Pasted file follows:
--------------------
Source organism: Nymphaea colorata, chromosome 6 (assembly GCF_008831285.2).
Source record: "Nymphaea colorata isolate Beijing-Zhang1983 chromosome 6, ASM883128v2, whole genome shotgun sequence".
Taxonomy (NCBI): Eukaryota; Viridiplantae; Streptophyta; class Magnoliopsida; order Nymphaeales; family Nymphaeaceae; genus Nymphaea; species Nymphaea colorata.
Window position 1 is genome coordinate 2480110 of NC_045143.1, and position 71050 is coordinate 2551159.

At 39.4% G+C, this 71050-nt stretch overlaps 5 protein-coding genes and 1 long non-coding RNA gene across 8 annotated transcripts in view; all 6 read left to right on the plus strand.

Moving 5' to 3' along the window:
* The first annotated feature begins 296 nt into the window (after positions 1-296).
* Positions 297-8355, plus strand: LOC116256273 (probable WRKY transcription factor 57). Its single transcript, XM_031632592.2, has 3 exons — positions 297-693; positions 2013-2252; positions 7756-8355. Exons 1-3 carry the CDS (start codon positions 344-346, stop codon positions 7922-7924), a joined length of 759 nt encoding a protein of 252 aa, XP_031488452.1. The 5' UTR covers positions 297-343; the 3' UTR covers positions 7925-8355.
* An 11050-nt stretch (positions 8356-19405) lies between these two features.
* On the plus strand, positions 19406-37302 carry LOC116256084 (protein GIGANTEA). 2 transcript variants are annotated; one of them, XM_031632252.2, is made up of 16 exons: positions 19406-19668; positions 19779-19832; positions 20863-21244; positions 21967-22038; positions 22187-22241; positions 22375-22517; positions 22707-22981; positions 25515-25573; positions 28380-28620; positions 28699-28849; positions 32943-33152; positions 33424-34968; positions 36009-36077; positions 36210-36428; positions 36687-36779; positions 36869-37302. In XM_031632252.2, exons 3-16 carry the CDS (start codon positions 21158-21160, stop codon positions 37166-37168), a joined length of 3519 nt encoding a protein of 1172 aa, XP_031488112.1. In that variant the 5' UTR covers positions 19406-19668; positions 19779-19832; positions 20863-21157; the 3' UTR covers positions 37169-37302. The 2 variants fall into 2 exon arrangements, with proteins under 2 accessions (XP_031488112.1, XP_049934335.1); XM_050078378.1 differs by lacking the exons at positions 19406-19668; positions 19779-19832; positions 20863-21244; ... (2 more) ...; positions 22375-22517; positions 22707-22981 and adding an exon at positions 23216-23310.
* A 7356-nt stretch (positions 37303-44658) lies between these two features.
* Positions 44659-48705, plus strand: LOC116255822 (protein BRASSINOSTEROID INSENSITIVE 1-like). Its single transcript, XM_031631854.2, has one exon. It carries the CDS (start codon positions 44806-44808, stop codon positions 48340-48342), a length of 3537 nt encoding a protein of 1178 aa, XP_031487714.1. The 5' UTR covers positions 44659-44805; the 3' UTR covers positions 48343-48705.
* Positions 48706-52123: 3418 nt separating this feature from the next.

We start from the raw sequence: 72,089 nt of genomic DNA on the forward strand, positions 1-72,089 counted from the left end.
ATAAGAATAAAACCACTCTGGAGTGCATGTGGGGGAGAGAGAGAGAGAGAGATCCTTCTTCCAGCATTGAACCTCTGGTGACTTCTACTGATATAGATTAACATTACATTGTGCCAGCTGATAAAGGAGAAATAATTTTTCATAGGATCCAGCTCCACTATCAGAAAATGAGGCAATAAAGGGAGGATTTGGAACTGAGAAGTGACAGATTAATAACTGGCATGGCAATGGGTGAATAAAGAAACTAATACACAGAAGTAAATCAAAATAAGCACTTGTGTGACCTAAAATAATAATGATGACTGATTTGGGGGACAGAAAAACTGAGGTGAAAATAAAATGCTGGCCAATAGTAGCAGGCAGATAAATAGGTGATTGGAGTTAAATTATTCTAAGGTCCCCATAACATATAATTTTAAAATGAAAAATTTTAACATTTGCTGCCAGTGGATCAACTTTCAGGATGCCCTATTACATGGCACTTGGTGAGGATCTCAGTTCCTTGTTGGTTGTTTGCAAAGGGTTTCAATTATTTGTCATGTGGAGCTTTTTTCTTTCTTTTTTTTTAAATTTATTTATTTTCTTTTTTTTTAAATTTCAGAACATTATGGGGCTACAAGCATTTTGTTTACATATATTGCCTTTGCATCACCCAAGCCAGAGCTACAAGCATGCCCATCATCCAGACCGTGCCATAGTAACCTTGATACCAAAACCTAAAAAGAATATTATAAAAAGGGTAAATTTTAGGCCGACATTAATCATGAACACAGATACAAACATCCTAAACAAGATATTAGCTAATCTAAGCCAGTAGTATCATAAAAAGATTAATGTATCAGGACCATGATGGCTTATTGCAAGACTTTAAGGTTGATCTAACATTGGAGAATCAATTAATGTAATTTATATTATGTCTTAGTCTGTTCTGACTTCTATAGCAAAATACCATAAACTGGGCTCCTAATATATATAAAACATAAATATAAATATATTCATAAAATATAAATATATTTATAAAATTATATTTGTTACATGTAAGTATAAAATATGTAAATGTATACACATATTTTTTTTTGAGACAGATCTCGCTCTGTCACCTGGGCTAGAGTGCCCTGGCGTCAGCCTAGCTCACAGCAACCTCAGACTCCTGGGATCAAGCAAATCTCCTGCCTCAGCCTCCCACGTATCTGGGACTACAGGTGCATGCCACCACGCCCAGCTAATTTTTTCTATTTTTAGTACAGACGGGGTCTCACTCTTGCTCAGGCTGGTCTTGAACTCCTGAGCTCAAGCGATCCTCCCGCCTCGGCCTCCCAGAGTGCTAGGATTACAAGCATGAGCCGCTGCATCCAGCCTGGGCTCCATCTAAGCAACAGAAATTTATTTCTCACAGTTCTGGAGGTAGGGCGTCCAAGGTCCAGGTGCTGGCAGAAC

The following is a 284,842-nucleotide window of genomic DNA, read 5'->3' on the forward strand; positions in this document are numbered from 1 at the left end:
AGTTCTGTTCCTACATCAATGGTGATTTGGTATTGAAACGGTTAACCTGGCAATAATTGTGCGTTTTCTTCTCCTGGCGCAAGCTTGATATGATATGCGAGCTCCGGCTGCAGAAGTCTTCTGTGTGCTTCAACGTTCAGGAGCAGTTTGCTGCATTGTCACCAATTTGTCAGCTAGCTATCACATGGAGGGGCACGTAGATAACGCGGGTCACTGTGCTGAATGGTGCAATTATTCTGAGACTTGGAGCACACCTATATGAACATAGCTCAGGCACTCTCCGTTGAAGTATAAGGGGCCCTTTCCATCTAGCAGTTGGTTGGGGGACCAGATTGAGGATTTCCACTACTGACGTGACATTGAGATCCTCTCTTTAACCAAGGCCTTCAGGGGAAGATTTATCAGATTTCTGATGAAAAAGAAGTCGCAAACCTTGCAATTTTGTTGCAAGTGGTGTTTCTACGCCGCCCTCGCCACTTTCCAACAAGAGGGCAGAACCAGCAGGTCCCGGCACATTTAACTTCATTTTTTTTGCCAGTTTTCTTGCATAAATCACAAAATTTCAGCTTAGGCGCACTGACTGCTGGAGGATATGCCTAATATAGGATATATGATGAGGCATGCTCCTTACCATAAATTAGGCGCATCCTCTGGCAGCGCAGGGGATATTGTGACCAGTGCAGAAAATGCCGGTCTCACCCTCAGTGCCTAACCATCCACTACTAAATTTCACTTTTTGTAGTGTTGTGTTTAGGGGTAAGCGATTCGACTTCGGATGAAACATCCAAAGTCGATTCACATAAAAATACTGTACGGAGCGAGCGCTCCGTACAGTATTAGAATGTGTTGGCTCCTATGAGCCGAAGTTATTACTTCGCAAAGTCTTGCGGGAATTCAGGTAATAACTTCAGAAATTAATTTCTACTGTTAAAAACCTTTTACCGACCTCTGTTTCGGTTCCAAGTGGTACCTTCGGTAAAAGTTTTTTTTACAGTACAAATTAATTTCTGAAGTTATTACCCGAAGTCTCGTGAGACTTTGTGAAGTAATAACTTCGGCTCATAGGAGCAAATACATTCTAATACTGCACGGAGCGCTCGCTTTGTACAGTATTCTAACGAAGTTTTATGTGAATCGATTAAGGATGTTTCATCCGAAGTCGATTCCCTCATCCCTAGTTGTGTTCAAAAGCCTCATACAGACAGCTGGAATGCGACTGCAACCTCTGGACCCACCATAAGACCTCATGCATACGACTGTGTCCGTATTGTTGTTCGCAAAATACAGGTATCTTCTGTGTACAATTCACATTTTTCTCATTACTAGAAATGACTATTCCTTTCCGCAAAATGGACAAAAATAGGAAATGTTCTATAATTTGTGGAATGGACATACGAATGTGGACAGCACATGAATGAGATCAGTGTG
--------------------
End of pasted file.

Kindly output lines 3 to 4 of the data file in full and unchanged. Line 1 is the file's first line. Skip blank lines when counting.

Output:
Taxonomy (NCBI): Eukaryota; Viridiplantae; Streptophyta; class Magnoliopsida; order Nymphaeales; family Nymphaeaceae; genus Nymphaea; species Nymphaea colorata.
Window position 1 is genome coordinate 2480110 of NC_045143.1, and position 71050 is coordinate 2551159.